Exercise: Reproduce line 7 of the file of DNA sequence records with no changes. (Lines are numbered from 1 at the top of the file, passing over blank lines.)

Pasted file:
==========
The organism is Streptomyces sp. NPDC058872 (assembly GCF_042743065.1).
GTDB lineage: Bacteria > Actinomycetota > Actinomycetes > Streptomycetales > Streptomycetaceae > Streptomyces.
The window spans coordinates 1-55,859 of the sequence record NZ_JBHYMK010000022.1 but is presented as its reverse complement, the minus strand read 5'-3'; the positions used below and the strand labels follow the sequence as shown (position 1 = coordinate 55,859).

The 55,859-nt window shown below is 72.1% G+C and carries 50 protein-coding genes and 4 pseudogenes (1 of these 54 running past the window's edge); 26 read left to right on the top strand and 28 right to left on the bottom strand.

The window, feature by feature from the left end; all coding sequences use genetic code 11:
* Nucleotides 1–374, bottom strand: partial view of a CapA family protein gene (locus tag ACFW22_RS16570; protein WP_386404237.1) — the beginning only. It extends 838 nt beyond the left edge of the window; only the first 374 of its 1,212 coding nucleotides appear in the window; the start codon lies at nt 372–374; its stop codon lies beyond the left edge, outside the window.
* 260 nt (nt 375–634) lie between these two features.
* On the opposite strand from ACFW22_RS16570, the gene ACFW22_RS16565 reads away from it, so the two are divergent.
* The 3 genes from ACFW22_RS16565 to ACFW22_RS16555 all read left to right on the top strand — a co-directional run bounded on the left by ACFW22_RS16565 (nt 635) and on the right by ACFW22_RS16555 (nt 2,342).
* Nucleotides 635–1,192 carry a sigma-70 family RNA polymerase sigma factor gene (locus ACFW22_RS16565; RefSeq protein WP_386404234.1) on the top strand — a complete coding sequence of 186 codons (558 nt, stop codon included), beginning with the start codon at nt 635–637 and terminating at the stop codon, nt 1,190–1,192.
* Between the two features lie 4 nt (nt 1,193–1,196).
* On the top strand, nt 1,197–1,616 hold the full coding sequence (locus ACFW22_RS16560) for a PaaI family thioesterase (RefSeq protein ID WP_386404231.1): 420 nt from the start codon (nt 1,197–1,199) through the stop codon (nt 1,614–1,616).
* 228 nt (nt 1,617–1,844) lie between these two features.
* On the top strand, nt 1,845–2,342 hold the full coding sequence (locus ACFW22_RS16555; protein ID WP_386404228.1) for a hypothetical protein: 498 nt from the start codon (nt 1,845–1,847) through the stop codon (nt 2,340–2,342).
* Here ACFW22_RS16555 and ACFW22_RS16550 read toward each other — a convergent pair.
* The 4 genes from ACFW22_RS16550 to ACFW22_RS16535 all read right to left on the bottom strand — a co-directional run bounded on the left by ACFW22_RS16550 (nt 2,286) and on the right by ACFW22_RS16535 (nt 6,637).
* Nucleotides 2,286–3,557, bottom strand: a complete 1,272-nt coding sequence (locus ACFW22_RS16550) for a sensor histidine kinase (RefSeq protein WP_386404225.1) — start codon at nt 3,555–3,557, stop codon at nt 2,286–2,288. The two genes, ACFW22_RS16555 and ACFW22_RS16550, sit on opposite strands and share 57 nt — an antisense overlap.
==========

* 260 nt (nt 375–634) lie between these two features.